“This is becoming more and more like skyscraper Manhattan-type of living,” said Kenneth Peterkin, 52, of Bed-Stuy. “Instead of office buildings, they’re building these high rise apartments and how many of us can really, honestly, get into them?”

Mario Messina, an over-development watchdog, said the tower is a strong indication that the “supertall” trend hitting in parts of Manhattan has crossed the East River.

“These tall buildings turn the neighborhood into high rise wastelands,” he said. “When the developers see that they don’t have any more room to butcher Manhattan, they will go elsewhere.”


JDS and Chetrit can build the tower as of right, due to zoning changes for Downtown Brooklyn that were enacted in 2004. However, they need to get approval from the city’s Landmark Preservation Commission to remove part of the Brooklyn Dime Savings Bank building, which is on the same block. A LPC spokeswoman declined to comment ahead of the agency’s hearing about the plan on March 15.

JDS declined to comment about 9 DeKalb Avenue.

City Councilman Jumaane Williams, who chairs the council’s housing committee, called the development “concerning” since there has been little input from the community about its effects.

“We have to build up but we have to build with measure. This is happening too quickly,” he said.

Messina, who runs the non-profit coalition New Yorkers for a Human-Scale City, said Downtown Brooklyn is suffering the same fate as “Billionaires Row,” just south of Central Park, which has six buildings taller than 1,000 feet completed or in the works. The buildings include One57 and 432 Park Avenue, which are 1,004 and 1,396 feet tall respectively.

Esther Rivera, 61, of Clinton Hill, said the change in scenery is getting out of hand.

“Probably, it’s going to be a beautiful building, but I don’t think that we need any more,” she said.

Robert Perris, the district manager for Brooklyn Community Board 2, which represents the area, embraced the new identity the skyscraper could bring to the neighborhood.

“I’ve lived in Brooklyn long enough to remember when Downtown Brooklyn looked like a rust belt city. There are people who are proud that Downtown Brooklyn has grown as the city’s third central business district,” he said.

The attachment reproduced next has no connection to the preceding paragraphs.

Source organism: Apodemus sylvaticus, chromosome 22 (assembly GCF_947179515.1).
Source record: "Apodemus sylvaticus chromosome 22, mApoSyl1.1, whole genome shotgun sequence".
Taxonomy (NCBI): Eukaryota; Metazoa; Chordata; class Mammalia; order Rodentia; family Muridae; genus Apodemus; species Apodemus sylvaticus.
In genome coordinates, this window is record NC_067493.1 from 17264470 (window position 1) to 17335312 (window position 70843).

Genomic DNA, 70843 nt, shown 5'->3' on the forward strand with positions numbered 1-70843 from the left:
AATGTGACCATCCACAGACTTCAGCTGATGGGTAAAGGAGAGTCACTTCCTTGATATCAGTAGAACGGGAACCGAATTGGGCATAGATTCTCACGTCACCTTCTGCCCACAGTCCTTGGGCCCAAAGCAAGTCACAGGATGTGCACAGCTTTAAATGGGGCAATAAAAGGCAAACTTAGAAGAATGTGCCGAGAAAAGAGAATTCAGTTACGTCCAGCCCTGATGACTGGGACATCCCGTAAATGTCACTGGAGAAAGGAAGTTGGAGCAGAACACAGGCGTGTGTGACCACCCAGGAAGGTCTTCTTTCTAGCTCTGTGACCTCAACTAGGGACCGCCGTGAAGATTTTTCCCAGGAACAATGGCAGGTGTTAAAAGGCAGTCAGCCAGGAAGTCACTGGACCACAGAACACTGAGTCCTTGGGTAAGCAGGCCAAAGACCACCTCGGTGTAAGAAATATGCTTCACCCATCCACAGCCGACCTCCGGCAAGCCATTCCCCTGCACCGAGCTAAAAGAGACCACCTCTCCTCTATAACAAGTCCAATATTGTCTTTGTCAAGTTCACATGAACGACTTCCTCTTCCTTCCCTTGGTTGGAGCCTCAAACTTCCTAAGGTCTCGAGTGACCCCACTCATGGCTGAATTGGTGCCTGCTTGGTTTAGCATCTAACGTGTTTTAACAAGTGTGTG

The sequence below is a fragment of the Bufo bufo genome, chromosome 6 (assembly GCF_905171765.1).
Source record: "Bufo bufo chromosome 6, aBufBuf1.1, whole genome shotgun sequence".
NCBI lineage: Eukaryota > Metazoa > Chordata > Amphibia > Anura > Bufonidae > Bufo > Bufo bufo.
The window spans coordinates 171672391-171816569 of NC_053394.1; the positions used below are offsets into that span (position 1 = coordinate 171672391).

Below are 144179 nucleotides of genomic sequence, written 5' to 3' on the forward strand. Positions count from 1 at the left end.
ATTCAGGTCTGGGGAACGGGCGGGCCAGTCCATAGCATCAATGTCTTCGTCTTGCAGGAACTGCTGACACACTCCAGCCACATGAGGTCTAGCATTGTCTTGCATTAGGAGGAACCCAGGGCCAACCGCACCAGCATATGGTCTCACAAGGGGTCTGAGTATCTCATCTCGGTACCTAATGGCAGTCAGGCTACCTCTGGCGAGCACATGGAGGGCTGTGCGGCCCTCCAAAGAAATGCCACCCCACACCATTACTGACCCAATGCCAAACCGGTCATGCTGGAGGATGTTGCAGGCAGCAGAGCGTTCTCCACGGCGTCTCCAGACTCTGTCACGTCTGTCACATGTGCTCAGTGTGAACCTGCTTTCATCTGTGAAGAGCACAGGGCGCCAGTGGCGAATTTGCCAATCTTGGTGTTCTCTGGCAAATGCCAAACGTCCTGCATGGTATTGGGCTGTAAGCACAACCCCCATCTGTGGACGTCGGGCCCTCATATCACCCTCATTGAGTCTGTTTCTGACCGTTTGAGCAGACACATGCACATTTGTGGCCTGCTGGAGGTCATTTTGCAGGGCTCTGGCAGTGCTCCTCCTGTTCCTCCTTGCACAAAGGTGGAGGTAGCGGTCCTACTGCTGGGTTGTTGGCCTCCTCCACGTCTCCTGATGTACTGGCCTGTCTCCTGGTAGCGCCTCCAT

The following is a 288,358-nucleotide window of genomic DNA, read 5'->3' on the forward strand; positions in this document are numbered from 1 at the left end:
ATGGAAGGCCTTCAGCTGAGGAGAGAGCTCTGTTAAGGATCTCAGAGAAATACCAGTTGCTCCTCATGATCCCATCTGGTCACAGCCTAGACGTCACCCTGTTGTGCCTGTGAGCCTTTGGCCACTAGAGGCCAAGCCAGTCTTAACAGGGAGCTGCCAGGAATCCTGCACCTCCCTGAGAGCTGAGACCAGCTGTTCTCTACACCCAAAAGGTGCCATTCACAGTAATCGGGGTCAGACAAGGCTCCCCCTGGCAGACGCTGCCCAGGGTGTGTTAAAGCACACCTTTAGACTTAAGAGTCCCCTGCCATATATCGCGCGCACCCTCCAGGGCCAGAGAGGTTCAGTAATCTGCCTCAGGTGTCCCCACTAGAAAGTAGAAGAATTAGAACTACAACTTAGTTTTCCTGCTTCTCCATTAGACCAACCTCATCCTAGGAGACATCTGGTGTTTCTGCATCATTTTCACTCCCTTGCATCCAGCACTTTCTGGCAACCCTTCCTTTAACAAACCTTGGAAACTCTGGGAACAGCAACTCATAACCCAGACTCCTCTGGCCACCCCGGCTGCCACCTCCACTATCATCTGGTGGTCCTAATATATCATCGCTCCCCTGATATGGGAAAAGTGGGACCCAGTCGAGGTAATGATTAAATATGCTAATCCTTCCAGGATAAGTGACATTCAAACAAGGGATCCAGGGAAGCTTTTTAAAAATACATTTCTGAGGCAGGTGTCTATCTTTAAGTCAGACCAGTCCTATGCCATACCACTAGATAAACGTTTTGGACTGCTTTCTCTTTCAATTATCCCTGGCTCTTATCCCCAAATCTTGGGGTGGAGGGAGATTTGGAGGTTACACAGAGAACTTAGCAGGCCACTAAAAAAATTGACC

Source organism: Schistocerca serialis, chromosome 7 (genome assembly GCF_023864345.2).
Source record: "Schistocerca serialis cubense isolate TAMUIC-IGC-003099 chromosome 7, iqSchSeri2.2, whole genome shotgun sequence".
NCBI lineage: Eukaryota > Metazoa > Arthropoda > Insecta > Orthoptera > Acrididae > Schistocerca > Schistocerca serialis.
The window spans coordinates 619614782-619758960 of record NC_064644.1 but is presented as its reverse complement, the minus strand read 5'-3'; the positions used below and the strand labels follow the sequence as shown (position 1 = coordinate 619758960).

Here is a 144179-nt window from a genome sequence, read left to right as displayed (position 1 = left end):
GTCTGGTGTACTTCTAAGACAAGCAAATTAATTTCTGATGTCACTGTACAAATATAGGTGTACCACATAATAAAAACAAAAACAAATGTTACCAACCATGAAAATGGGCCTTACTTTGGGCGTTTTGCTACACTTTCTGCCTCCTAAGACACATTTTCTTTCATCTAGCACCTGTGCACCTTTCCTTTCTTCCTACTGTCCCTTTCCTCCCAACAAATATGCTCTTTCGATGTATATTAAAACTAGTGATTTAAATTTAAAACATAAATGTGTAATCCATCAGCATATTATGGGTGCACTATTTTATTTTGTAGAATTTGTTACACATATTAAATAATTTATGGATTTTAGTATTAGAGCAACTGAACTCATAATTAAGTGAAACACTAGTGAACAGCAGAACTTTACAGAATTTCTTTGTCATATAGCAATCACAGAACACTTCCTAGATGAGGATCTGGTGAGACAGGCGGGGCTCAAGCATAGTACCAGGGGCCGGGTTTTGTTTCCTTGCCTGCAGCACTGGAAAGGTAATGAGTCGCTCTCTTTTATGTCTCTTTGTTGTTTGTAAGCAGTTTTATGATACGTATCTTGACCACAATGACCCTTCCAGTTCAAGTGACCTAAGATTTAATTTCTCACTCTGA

David Maundrell, who handles new development in Brooklyn and Queens for the real estate group Citi Habitats, said the new tower will enhance that skyline.

“They are building a very sharp building. Brooklyn appreciates art and appreciates interesting architecture, and I think it will fold in that mix,” he said.


Brian Evans, 36, of Clinton Hill, however, pointed out the price of the architectural status symbol: higher-priced real estate. Although there are reports that 9 Dekalb Avenue will have affordable units, Evans expressed doubt that the average Brooklynite had the cash to live in the tower.

“They’re going to have to migrate somewhere else,” he said of residents and small busineses. “It’s just like New York is becoming more of a tourist attraction.”

Simeon Bankoff, the executive director of the Historic Districts Council, said it’s impossible to block the tower or other “supertalls” in Brooklyn due to the zoning rules, but the city needs to have serious discussions with the community about how to integrate the towers.

“How those units are being built and where they are being built is important. Five hundred units going up in an area versus 500 units spread out through a block is a big difference,” he said.

Some of those comments are very DUMB, but I'm sick of hearing the "affordability" argument. As if the building were 10 stories, they are going to be guaranteed to move in.

It's a good thing this tower is being built as-of-right (with some landmarks approvals required for the bank building), but this tower is not without its allies...


http://www.nytimes.com/2014/06/10/ny...ires.html?_r=0

Quote:

The borough president, Eric L. Adams, said that with Brooklyn’s newfound international stature, a thousand-foot tower (of which there are now only six citywide) is inevitable. “We’re not anybody’s little brother anymore,” Mr. Adams said. “Don’t mess with the new address: Brooklyn.”

CityGuy87 Feb 19, 2016 1:58 AM

I love Junior's and I'm glad it's going nowhere for the foreseeable future but hopefully they sell their air rights.

urbanlife Feb 19, 2016 7:18 AM

Quote:

Originally Posted by NYguy (Post 7341042)
It was just a matter of time before we start to read this garbage...


http://www.amny.com/real-estate/supe...nts-1.11487363

Supertall Brooklyn building proposal finds fury among area’s residents

By Ivan Pereira and Ann W. Schmidt
February 18, 2016





Some of those comments are very DUMB, but I'm sick of hearing the "affordability" argument. As if the building were 10 stories, they are going to be guaranteed to move in.

It's a good thing this tower is being built as-of-right (with some landmarks approvals required for the bank building), but this tower is not without its allies...


http://www.nytimes.com/2014/06/10/ny...ires.html?_r=0

One quote from your link that I have to agree with.

“This is becoming more and more like skyscraper Manhattan-type of living,” said Kenneth Peterkin, 52, of Bed-Stuy. “Instead of office buildings, they’re building these high rise apartments and how many of us can really, honestly, get into them?”


I understand this issue, basically we are seeing downtown Brooklyn become a high end high rise apartment district for Manhattan rather than seeing downtown Brooklyn become a jobs center for Brooklyn.

There is nothing wrong with building apartments, but with each passing year, NYC becomes more and more a playground for the super rich at the expense of everyone else. And Brooklyn is quickly losing its identity as it basically becomes an extension of Manhattan, and with it comes the same price tags that can be found in Manhattan.

Foosh Feb 19, 2016 9:09 AM

This building looks as though it jumped out of Fritz Langs Metropolis; simply stunning!